But in most cases, there is still a spindly little stick that you have to yank on to stop the car rolling down a hill when you park – the handbrake for the more technical among you.
This has been about almost as long as the wheel, so it raises the question why some manufacturers are so bad at them. True, they all work, but take our long-term Audi.
Pull on the handbrake and it becomes the 'handbreak' as you smack the top of your left hand on the bottom of the centre armrest.
You can't actually apply the 'handbreak' without, well, breaking your hand, or angrily shoving the armrest out of the way. Normally, both these things happen.
Audi is not alone, as some manufacturers have copied this style, or made them awkward to get to, or placed them on the wrong side of the transmission tunnel and so on.
The Audi has now hit 8,230 miles and I love it, but I still get caught out almost every day by this.
Surely, if I can climb into a Ford Focus C-MAX and apply an electronic parking brake that deals with the problem instantly, I should be able to do the same in Germany's finest?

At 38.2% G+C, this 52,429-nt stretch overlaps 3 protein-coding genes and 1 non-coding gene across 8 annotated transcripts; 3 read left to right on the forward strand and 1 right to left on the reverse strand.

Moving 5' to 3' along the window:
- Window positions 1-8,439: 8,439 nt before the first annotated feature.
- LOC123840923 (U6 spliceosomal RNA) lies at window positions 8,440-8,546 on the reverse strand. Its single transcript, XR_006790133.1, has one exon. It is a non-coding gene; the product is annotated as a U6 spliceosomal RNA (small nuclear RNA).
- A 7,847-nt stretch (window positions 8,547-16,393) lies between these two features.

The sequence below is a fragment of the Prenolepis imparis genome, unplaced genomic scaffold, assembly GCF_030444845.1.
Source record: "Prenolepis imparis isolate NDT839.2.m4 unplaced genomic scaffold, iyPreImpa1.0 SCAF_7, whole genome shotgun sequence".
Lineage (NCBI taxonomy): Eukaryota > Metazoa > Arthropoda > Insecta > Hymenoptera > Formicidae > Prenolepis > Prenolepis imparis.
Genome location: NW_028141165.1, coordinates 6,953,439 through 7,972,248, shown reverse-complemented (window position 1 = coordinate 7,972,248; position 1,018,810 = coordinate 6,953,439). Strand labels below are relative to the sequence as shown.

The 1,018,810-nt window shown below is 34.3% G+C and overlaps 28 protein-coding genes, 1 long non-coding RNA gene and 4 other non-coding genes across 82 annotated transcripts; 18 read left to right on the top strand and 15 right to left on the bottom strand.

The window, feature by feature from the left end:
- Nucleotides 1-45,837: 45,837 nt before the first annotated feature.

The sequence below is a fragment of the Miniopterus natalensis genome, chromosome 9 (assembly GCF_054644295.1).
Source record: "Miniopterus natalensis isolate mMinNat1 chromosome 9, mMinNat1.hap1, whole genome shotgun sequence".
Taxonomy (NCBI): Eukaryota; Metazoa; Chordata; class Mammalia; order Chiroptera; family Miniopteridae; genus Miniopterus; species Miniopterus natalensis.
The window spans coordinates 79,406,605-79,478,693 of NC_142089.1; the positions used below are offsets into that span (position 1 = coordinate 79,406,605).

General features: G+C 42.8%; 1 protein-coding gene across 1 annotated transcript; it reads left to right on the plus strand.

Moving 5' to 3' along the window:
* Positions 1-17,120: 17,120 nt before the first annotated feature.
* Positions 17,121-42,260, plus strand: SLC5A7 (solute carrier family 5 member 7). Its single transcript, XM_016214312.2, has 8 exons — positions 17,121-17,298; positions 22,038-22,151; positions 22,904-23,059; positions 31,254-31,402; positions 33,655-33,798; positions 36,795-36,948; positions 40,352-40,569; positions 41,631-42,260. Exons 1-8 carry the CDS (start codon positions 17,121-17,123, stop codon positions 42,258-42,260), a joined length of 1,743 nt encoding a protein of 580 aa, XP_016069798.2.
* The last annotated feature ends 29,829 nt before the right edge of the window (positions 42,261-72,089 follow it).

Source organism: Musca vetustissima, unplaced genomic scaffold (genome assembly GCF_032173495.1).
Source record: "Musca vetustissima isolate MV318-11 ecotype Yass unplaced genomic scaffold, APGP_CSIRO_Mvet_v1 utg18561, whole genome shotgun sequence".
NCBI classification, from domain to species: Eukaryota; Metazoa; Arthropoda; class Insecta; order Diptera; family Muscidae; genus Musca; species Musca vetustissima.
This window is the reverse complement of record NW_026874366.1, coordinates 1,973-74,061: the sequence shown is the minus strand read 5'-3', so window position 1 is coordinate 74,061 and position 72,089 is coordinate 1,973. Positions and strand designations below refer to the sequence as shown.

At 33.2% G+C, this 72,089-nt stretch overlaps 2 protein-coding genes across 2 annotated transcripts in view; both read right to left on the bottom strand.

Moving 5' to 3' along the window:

The rising mileage has also revealed some of the most pleasant aspects of the Audi, including very good economy, currently 36mpg, but rising to about 40mpg on the daily commute.
I feel I could do with more power from the 2.0-litre FSI engine at times, particularly lower down the rev range, as some enthusiastic stirring of the gearstick is needed to get up to speed when overtaking or pulling into traffic, especially under 3,000rpm.
However, its relatively sedate progress up to the red line isn't accompanied by any real harshness or vibration, so you just need to remember to keep the engine speed up if you need access to more power.
The interior is standing up to the occasional pounding from toddlers' feet during regular trips too. I only hope I can pick them up after a long journey once I have put on the 'handbreak'.
Company car tax bill 2004/05 (40% tax-payer): £148 per month
Figures based on three-years/60,000-miles